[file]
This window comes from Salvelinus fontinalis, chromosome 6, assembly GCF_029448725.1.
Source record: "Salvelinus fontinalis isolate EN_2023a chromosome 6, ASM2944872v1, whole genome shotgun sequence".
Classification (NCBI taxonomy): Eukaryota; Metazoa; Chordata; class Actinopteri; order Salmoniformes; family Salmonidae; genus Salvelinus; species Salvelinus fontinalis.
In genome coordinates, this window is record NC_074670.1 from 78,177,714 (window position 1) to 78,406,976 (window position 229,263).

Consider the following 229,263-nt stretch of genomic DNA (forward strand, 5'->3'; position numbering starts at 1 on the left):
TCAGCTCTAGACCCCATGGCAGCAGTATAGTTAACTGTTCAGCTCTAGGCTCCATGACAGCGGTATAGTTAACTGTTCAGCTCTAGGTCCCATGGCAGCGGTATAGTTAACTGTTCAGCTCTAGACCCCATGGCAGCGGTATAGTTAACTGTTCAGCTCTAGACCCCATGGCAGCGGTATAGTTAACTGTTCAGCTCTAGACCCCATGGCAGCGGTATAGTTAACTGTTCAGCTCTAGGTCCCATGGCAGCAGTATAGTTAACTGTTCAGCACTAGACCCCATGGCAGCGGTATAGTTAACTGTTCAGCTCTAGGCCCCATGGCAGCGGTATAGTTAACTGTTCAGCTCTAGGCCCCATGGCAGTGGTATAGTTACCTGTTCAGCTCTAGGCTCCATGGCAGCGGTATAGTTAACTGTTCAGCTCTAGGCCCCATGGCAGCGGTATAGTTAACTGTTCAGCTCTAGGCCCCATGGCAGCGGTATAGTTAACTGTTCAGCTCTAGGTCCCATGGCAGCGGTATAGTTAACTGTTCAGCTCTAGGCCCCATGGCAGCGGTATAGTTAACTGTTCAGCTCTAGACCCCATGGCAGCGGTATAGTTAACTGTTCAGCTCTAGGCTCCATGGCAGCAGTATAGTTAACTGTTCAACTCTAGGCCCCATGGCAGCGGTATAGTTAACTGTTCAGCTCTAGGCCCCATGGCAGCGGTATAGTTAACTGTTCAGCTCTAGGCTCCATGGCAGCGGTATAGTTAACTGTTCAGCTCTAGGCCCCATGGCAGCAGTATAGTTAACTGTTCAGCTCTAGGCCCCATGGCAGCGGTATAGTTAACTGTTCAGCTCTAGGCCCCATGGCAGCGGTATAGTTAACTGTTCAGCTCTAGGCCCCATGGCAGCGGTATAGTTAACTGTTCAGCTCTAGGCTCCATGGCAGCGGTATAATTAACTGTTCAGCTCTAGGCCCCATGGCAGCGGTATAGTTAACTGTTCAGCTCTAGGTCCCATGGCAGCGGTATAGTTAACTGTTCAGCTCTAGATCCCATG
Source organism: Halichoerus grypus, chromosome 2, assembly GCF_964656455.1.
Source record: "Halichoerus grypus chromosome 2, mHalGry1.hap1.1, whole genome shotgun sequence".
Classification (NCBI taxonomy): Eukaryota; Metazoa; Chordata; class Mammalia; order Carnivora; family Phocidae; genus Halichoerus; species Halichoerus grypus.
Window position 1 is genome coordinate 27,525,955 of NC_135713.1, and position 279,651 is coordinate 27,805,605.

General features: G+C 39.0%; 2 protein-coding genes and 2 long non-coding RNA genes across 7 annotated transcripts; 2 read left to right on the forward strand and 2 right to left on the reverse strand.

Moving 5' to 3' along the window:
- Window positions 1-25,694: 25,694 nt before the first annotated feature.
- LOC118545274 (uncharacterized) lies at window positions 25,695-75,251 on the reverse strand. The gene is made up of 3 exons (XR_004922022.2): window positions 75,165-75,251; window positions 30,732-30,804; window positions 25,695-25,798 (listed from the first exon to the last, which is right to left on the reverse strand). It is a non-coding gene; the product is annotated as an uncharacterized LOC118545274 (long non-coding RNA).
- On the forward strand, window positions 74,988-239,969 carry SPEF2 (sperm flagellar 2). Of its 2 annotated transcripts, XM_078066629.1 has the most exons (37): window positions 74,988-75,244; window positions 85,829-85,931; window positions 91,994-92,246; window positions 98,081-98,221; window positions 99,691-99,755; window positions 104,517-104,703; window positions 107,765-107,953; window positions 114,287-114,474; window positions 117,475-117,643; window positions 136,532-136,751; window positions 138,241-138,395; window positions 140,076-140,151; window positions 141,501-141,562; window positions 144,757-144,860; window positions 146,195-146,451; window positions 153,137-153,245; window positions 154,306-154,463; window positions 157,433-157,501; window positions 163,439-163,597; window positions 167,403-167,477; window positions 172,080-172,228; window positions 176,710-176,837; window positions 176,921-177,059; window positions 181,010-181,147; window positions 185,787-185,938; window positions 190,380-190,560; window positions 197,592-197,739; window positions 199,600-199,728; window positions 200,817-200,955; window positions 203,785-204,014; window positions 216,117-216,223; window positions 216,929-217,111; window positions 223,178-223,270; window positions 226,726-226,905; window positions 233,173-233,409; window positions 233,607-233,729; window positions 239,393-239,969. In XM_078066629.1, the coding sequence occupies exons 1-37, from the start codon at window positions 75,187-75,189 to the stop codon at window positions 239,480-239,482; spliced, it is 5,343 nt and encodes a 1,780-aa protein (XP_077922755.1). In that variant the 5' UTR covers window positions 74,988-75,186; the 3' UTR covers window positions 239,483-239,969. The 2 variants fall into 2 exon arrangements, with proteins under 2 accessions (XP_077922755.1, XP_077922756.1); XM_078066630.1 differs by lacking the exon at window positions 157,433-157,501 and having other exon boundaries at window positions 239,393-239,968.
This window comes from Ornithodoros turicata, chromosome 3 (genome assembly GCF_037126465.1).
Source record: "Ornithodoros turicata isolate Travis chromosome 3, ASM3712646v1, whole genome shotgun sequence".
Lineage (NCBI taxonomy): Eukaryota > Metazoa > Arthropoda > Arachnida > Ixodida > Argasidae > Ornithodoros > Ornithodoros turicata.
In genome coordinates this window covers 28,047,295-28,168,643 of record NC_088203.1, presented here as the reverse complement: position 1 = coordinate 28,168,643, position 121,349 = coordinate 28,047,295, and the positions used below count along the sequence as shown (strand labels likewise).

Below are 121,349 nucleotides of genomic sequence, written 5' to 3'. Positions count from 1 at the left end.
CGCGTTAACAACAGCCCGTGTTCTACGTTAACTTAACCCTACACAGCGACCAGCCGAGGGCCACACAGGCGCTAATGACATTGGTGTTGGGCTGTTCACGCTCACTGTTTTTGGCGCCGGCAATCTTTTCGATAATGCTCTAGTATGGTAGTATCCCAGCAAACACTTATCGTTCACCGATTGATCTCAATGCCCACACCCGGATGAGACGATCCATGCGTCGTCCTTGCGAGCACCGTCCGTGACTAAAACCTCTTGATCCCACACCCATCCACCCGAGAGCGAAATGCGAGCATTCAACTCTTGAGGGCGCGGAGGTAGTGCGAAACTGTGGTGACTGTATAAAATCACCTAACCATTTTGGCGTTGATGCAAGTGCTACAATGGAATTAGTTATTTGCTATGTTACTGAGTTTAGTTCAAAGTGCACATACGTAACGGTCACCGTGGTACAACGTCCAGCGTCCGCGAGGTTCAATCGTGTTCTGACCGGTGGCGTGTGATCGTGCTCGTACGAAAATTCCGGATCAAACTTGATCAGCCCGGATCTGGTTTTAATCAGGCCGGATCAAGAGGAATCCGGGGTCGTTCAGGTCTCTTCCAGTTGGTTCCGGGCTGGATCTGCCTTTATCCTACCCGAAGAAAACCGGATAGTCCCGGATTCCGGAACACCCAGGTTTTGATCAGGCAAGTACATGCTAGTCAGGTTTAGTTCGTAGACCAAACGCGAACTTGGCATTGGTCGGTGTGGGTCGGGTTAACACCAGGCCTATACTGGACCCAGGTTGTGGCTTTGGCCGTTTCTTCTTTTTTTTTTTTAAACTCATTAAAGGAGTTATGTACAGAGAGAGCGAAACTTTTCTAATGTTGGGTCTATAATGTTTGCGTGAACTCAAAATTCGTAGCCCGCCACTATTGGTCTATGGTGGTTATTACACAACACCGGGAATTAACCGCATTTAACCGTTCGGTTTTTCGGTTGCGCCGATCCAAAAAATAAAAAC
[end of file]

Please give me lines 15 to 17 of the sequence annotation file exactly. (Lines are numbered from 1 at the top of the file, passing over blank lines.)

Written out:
- On the forward strand, window positions 74,988-239,969 carry SPEF2 (sperm flagellar 2). Of its 2 annotated transcripts, XM_078066629.1 has the most exons (37): window positions 74,988-75,244; window positions 85,829-85,931; window positions 91,994-92,246; window positions 98,081-98,221; window positions 99,691-99,755; window positions 104,517-104,703; window positions 107,765-107,953; window positions 114,287-114,474; window positions 117,475-117,643; window positions 136,532-136,751; window positions 138,241-138,395; window positions 140,076-140,151; window positions 141,501-141,562; window positions 144,757-144,860; window positions 146,195-146,451; window positions 153,137-153,245; window positions 154,306-154,463; window positions 157,433-157,501; window positions 163,439-163,597; window positions 167,403-167,477; window positions 172,080-172,228; window positions 176,710-176,837; window positions 176,921-177,059; window positions 181,010-181,147; window positions 185,787-185,938; window positions 190,380-190,560; window positions 197,592-197,739; window positions 199,600-199,728; window positions 200,817-200,955; window positions 203,785-204,014; window positions 216,117-216,223; window positions 216,929-217,111; window positions 223,178-223,270; window positions 226,726-226,905; window positions 233,173-233,409; window positions 233,607-233,729; window positions 239,393-239,969. In XM_078066629.1, the coding sequence occupies exons 1-37, from the start codon at window positions 75,187-75,189 to the stop codon at window positions 239,480-239,482; spliced, it is 5,343 nt and encodes a 1,780-aa protein (XP_077922755.1). In that variant the 5' UTR covers window positions 74,988-75,186; the 3' UTR covers window positions 239,483-239,969. The 2 variants fall into 2 exon arrangements, with proteins under 2 accessions (XP_077922755.1, XP_077922756.1); XM_078066630.1 differs by lacking the exon at window positions 157,433-157,501 and having other exon boundaries at window positions 239,393-239,968.
This window comes from Ornithodoros turicata, chromosome 3 (genome assembly GCF_037126465.1).
Source record: "Ornithodoros turicata isolate Travis chromosome 3, ASM3712646v1, whole genome shotgun sequence".